Listowel Writers' Week Fringe

Blogging Listowel's Literary Scene
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Emerging Writer publicises Competitions

February 03, 2010 By: Paul O'Mahony Category: 2010, blogs, competition

New blogpost from Emerging Writer.

Time to get ready to enter your writing for Listowel Writers’ Week competitions…

Joy of Writing too…

The first time I went into J B Keane’s pub in Listowel in 2009

June 06, 2009 By: Paul O'Mahony Category: connections, localinfo, novels, participants, preparations, storytelling

I wasn’t looking for drink, I was looking for company.

The woman from the Vodafone shop was sorting out a dongle for me. I had to wait, pass the time somewhere, and J B’s is only across the road.

This was mid afternoon on Wednesday 27 May.

Alone I went in, wondering what would be going on. From previous experience, I suspected there would be something up. I might even interrupt Billy Keane in song or story.

Pushing open the door, I looked round the pub, hardly anyone there. First thought was where to put myself so that I could watch & overhear conversations?

The man in the corner caught my eye. He wouldn’t let go of it. Insisted I sit down with his friends, Sean Devine & Paula Tormey. I know their names because I took out my book, said I’d outsourced my memory to it, and took notes.

[I did this all through Writers' Week.]

Bert Griffin pointed me to his friend Tony Guerin, who wasn’t in the pub. On the wall was a poster advertising a play written by him. He said Tony’s novel, Tomorrow is a lovely day, would be launched on Saturday @1300.

You’ll not meet a more engaging man this week…” (Bert’s words on Tony, I scribbled).

I can’t remember what I drank, so I guess it wasn’t a pint of Guinness.

They were good to me, those three. I found out the J B Keane anniversary mass was @ 1030 on Saturday. I thought of going to pay my respects, and because I’m a bit of an anthropologist.

For the first time, I met Mary Keane, John B’s widow, from Castleisland, came to Listowel 54 years ago, 1955. Took this photograph of Mary & Bert.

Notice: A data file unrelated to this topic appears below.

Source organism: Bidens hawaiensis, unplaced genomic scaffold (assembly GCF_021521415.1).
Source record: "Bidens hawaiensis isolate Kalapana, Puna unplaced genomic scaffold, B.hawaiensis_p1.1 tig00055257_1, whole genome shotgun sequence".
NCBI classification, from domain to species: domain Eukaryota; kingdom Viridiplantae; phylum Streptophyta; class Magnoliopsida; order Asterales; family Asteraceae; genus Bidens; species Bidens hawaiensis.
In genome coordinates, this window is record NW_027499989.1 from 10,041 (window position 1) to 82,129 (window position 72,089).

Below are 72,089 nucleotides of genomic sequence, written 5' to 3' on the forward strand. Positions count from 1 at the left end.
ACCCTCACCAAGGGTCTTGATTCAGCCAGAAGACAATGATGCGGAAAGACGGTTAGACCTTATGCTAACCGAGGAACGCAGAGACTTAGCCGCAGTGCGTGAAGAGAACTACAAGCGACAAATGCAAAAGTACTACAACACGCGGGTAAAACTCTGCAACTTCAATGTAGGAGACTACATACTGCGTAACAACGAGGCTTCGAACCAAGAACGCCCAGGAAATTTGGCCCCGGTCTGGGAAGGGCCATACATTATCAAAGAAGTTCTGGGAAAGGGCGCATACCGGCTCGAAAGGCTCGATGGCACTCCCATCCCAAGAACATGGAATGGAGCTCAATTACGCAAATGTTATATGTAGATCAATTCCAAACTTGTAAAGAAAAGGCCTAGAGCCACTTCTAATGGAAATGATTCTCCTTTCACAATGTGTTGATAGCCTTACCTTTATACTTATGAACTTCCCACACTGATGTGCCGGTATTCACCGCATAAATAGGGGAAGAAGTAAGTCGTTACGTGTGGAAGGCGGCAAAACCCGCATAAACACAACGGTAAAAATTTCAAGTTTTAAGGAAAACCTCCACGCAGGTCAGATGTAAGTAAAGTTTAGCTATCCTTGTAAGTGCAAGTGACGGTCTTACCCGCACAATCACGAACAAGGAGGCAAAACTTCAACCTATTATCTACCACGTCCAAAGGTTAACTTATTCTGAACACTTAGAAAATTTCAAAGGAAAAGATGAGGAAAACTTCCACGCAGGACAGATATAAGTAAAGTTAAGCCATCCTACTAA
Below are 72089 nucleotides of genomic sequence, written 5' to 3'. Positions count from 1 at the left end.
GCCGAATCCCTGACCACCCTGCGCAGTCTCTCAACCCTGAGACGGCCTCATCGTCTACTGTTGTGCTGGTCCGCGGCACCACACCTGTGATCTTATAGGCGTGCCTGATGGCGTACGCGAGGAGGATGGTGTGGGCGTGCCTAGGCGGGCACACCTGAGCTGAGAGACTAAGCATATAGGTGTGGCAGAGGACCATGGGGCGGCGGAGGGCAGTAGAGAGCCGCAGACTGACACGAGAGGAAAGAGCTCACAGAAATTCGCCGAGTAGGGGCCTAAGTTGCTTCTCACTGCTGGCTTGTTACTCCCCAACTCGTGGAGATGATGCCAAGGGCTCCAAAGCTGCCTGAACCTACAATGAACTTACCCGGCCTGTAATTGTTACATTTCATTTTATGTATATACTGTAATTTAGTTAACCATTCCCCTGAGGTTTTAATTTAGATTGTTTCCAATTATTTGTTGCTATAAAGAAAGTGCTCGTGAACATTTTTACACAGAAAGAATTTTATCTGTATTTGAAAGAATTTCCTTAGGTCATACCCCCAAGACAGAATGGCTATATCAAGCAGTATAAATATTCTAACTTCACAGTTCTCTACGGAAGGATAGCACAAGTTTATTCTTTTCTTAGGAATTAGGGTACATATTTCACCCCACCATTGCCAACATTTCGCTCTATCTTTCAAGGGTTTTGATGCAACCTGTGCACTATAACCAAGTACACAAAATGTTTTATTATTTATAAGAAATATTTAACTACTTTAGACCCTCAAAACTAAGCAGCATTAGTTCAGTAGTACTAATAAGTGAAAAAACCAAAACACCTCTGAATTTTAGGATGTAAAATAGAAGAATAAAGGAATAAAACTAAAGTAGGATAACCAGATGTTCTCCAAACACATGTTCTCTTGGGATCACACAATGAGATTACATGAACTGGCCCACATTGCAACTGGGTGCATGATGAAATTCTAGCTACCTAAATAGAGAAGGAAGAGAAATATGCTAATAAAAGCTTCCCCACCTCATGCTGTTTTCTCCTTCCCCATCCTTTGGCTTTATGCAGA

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I met a couple who’d driven from Greystones, near Dublin, to be at a performance of Sive, and said it was worth every mile.

I found out Brendan Kennelly and Matt Munroe had both been London bus conductors, like me.

And then Bert invited me to his house for steak…

Amazing, astonishing, bloodyfantastic, hypermarvellous, superphenomenal, eh.

I had a short vigorous time with them in Bert’s house. I left Grace’s [my 3.9 year old treasure] car seat there when I drove them all back into Listowel in time for the opening ceremony. Grace’s seat is still there.

If there’s anyone driving from Listowel to Cork soon, please contact me, so I can ask you a small favour…

That’s meant to be a flavour of the life to be had in Listowel during Writers’ Week.

Dishing the dirt on a Listowel Workshop (chapter 3)

May 15, 2009 By: Paul O'Mahony Category: historical, participants, poets, tutors, workshop

Over the first teabreak, I found out I hadn’t been late.

The workshop had started dead on time. I’d been three minutes late into the room. Shows how nervous I was, that I let that upset & disorient me.

(You can read the first two episodes here & here.)

James McGrath had come to the workshop from New Mexico. He turned out to be an extraordinary individual and poet (author of “At the edgelessness of Light“), but I didn’t realise that straightaway. My first impression was his accent. It was different and fresh.

Philip Byrne was from the Irish east coast. He’d been sitting across the table from me, and also sounded different: his poem had shape to it. It made a picture on the page. Gradually I found out he had loads of ‘concrete’ poems, and a litany of other talents.

I forget the name of the man from Clare, the Burrenman. He read out his poem, and it sounded as if it came from deep within segmented rock. My first impression with that I was in the presence of a mythvoice.

As I recall that first 90 minutes with our leader, Nuala Ni Dhomhnaill, I remember my disgruntlement at her lack of apparent organisation. Soft voiced, she had no interest or investment in being in control. She simple asked us to pick postcards, write and read. No other introductions. I don’t think she even introduced herself. She had no ego on display.

What a marvellous way to get introduced to poets.

No preamble. No spoof. Simply a poem that spoke for the DNA of the author.

I can think of no better way to begin working with a poet than hearing them read one of their poems, so fresh, that if it was an egg, you’d lay it aside before cracking the shell.

I can’t find my notebook (the place where I wrote my thoughts and inspirations.

Shit, bollocks, feck…

I’ll have to go on exposing my imaginative memory…

(to be continued)

Dishing the dirt on a Listowel Workshop (chapter 2)